I must make beans more than anything else--I'm pretty sure they make up the majority of the protein in my diet. Usually once a week I cook up a pound of 'em, and then the man-wife and I just eat them for meals throughout the week. A few months ago, I was all about my pressure cooker--beans can be whipped up really fast under pressure, without even the need to soak. These days, since my pressure cooker died and I inherited an ancient crock pot, I've discovered this is a much better way to go. It's so very easy, and when dinnertime comes around, the beans are just incredibly soft--with a ridiculously small amount of work. They literally melt on the plate, and have so much more flavor even when made with the same ingredients I used to throw into the pressure cooker. My only concern is the vintage crock pot I use doesn't have a polarized plug, so if I'm out most of the day (I like to turn it on before work), I worry needlessly that my house might burn down. So far, so good!
Beans, beans, the musical fruit.Beans don't mess with me either. Not at all, no extra farts over here. My #1 choice is pintos and my least favorite is black beans, but really I'm happy with them all. Except for pasty Lima beans, like Mrs. Smith fed us in the 70s.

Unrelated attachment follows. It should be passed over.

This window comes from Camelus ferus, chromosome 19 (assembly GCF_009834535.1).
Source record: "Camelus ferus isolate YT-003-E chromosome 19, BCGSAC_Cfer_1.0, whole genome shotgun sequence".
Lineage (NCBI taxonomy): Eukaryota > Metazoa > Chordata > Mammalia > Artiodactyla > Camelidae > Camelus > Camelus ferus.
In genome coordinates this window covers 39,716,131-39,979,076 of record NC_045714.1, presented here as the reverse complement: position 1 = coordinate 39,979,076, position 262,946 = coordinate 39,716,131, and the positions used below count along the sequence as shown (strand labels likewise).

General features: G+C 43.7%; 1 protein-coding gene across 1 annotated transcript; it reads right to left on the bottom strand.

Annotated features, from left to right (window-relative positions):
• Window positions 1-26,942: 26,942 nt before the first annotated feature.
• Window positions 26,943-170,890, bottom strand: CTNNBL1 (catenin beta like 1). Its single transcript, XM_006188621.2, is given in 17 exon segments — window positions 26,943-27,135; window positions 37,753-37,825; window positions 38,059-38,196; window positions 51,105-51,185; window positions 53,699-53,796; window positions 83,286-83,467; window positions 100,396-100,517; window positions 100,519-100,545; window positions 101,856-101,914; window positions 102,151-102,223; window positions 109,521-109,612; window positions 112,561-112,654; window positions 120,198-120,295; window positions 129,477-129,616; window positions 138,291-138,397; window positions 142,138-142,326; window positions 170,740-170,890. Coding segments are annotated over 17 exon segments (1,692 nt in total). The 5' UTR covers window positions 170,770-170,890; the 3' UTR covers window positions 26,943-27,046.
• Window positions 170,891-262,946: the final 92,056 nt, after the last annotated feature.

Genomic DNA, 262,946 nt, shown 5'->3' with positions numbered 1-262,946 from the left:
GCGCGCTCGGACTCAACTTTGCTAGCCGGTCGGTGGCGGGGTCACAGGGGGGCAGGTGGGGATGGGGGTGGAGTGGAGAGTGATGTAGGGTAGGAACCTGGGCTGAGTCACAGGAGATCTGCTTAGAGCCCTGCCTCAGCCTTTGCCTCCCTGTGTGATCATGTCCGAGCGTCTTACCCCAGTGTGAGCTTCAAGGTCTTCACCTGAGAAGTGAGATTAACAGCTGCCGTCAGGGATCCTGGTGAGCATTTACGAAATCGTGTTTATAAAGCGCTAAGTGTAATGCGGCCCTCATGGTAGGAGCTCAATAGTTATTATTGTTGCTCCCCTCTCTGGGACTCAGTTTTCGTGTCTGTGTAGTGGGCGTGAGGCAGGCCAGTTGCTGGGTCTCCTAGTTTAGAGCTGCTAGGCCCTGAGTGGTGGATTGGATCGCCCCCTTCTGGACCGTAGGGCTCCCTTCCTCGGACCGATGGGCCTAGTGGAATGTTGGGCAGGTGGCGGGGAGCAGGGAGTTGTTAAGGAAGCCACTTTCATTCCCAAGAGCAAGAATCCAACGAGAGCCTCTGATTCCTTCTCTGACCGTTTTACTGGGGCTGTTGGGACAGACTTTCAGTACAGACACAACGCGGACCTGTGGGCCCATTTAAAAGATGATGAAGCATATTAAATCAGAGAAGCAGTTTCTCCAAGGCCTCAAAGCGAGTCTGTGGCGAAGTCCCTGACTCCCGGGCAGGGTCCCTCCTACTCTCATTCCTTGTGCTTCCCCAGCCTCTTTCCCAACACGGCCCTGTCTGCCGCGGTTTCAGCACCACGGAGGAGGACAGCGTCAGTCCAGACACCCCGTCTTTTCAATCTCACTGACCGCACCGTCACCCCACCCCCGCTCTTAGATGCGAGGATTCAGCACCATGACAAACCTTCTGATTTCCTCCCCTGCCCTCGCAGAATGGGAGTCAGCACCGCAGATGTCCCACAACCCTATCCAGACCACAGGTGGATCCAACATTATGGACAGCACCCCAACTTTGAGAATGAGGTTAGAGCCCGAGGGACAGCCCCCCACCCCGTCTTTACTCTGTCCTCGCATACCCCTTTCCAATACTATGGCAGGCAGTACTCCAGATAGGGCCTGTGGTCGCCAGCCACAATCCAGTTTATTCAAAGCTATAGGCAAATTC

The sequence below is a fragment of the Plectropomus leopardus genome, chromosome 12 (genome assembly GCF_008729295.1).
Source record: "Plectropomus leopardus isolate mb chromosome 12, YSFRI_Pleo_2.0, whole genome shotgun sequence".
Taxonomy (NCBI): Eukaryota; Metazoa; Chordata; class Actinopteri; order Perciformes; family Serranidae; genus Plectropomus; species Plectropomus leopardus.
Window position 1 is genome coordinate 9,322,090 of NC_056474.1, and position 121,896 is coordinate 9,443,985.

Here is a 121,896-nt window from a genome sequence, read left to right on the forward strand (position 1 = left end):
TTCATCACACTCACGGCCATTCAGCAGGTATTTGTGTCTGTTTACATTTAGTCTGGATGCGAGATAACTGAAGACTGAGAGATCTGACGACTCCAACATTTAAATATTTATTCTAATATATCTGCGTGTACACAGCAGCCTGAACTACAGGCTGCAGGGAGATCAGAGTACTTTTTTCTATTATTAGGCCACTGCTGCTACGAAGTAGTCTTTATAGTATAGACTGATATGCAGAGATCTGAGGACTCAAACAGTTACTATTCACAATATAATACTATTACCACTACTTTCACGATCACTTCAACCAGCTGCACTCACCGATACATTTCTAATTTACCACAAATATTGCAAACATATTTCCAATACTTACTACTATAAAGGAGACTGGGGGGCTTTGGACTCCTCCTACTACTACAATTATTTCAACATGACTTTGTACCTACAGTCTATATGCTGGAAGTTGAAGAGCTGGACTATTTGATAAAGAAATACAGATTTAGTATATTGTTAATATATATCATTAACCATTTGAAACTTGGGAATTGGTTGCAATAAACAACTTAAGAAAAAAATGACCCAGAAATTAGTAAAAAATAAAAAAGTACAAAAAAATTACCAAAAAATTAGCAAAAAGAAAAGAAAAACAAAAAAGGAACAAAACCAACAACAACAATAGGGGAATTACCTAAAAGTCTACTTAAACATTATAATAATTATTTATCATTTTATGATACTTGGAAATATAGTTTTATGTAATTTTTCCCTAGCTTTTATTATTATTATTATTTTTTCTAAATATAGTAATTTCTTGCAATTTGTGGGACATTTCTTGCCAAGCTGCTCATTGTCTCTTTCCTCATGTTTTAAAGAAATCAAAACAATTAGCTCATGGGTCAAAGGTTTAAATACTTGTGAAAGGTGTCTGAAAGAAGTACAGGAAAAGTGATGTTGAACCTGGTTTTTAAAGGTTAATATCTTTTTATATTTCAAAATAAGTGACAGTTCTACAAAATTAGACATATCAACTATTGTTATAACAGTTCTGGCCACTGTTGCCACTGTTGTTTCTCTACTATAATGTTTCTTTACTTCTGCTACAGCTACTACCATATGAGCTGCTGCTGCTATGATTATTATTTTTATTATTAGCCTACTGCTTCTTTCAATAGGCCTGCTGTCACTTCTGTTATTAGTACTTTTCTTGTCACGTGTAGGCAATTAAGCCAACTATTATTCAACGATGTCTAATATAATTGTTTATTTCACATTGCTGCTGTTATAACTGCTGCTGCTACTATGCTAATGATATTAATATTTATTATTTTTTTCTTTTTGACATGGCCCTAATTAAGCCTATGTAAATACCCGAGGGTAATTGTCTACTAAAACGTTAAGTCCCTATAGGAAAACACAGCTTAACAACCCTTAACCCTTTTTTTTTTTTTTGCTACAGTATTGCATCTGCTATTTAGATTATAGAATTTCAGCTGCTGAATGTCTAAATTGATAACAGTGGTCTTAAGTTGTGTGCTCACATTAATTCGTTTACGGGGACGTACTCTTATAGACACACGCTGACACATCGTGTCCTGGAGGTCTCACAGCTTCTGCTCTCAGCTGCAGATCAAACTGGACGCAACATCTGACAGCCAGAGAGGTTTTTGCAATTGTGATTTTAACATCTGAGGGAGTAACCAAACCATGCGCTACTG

The more you eat, the more you toot.
The more you toot, the better you feel.
So eat your beans with every meal!
Here's how I fix them in my crock pot:
- Rinse and drain a pound of dry beans (white, red, black or pinto).
- Throw them in the crock with enough water to cover by 4 inches.
- Add a chopped medium onion, a good shake of salt free Creole seasoning and two dry chipotles (rip off their stems). You can also add a small can of no salt chopped tomatoes (just reduce the water).
- Turn that baby on high and stir when you get home from work nine hours later.
- Add salt and season to taste--it's important to add the salt last, after the beans are already soft, if you add it too soon it'll toughen up the beans' skin and prevent them from becoming tender.